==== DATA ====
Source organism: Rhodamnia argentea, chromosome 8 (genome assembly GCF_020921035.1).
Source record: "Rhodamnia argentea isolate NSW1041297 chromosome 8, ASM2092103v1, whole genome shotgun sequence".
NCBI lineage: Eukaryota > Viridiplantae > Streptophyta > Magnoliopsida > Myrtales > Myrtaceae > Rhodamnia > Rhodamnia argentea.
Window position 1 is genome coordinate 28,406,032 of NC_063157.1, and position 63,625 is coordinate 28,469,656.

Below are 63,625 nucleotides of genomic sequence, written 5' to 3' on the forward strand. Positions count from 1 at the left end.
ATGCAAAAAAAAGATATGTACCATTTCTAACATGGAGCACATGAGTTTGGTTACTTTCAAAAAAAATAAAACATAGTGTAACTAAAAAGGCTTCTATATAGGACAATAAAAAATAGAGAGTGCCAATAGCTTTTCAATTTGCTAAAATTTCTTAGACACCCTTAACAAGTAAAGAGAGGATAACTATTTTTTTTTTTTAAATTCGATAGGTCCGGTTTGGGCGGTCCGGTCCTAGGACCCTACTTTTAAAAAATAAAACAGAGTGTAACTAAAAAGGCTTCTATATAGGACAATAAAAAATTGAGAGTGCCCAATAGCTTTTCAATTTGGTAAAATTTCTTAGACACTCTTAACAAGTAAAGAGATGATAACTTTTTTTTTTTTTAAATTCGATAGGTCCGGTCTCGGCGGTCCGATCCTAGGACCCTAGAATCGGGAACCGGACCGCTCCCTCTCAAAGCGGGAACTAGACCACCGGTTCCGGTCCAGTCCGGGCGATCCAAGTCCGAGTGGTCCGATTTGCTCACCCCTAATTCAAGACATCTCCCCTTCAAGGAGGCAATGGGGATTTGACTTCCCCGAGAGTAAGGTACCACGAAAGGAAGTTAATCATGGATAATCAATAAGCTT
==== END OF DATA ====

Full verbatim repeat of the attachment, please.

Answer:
Source organism: Rhodamnia argentea, chromosome 8 (genome assembly GCF_020921035.1).
Source record: "Rhodamnia argentea isolate NSW1041297 chromosome 8, ASM2092103v1, whole genome shotgun sequence".
NCBI lineage: Eukaryota > Viridiplantae > Streptophyta > Magnoliopsida > Myrtales > Myrtaceae > Rhodamnia > Rhodamnia argentea.
Window position 1 is genome coordinate 28,406,032 of NC_063157.1, and position 63,625 is coordinate 28,469,656.

Below are 63,625 nucleotides of genomic sequence, written 5' to 3' on the forward strand. Positions count from 1 at the left end.
ATGCAAAAAAAAGATATGTACCATTTCTAACATGGAGCACATGAGTTTGGTTACTTTCAAAAAAAATAAAACATAGTGTAACTAAAAAGGCTTCTATATAGGACAATAAAAAATAGAGAGTGCCAATAGCTTTTCAATTTGCTAAAATTTCTTAGACACCCTTAACAAGTAAAGAGAGGATAACTATTTTTTTTTTTTAAATTCGATAGGTCCGGTTTGGGCGGTCCGGTCCTAGGACCCTACTTTTAAAAAATAAAACAGAGTGTAACTAAAAAGGCTTCTATATAGGACAATAAAAAATTGAGAGTGCCCAATAGCTTTTCAATTTGGTAAAATTTCTTAGACACTCTTAACAAGTAAAGAGATGATAACTTTTTTTTTTTTTAAATTCGATAGGTCCGGTCTCGGCGGTCCGATCCTAGGACCCTAGAATCGGGAACCGGACCGCTCCCTCTCAAAGCGGGAACTAGACCACCGGTTCCGGTCCAGTCCGGGCGATCCAAGTCCGAGTGGTCCGATTTGCTCACCCCTAATTCAAGACATCTCCCCTTCAAGGAGGCAATGGGGATTTGACTTCCCCGAGAGTAAGGTACCACGAAAGGAAGTTAATCATGGATAATCAATAAGCTT